Vector Algebra

What Is Meant By Vector?

Physical quantities are of two types: scalar and vector.

Scalar Quantities: They are the quantities which have only magnitude and no direction. Example: mass, distance, time, speed, volume, density, pressure, work, etc.

Vector Quantities: They are the quantities which have both magnitude and direction. 

Example: displacement, velocity, acceleration, force, weight, momentum, etc.

Representation of Vector Quantities

A vector quantity is represented by an arrow. This arrow is called the ‘vector’. The length of the arrow represents the magnitude and the head of the arrow represents direction.    

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Suppose a car A is running with a speed of 10m/s towards the east and another car B running with 20m/s towards the northeast. These velocities can be represented by the vector shown below:

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The vector quantities can be written by putting arrowsover the bold letter.  If the magnitude of a vector quantity is A then it is written as A

Equality of Vector Algebra

Two or more vectors are said to be equal if, and only if, they have the same magnitude and same direction. In fig 3 PQ, RS, AB, TU and XY are equal vectors. If the direction of the vectors is reversed, the sign of the vector is reversed. We can call it the “negative vector” of the original vector. 

In fig 3, vector AB is a negative vector of all the other vectors.

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Operations on Vector Algebra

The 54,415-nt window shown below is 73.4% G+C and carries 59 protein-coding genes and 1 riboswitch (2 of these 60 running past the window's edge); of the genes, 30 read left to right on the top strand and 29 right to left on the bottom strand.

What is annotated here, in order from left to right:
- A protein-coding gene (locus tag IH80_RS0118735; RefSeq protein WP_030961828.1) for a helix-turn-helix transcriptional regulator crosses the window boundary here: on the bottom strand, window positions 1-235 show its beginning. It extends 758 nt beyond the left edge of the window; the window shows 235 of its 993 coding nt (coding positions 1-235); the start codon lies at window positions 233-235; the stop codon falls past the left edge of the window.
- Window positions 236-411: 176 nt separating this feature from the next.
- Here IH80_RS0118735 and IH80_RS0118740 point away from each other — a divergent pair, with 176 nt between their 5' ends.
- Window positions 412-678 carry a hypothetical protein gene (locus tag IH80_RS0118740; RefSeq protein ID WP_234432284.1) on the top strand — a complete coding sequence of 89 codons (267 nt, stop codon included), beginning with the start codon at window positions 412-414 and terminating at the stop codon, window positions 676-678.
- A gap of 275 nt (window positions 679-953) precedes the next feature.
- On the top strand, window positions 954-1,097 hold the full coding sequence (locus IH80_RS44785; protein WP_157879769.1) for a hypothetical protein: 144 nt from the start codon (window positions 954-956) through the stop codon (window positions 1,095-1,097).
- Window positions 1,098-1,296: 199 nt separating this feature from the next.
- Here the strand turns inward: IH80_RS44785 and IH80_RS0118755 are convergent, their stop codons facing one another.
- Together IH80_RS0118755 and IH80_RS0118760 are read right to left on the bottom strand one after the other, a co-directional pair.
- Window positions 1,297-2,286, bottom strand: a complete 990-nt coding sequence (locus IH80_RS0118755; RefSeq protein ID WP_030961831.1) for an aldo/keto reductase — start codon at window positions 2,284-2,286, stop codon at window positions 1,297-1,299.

The operations like addition, subtraction, multiplication, and division are possible on algebra. The operation on algebra is more like arithmetic operations however, in the case of multiplication the product cannot be found out by simple algebraic method but by dot and cross product. Some of the vector calculations rules are given below:

  • Addition of Vectors

Since vectors have both magnitude and direction, they cannot be added by ordinary algebra; instead we can add the magnitude of the two vectors by simple algebra. 

Let \[\underline A \] and \[\underline B \]be the two vectors and \[\underline R \] be the sum of the vectors. 

                         \[\underline R  = \underline A  + \underline B \]

The magnitude of \[\underline A  + \underline B \] can be determined by the length of R whereas the direction can be determined by measuring the angle between \[\underline R \]  and  \[\underline A \] or  \[\underline B \]. Incase we exchange the position of  A and  B(shuffle) in the formula then \[\underline R \] can be written as \[\underline {R'} \]such as: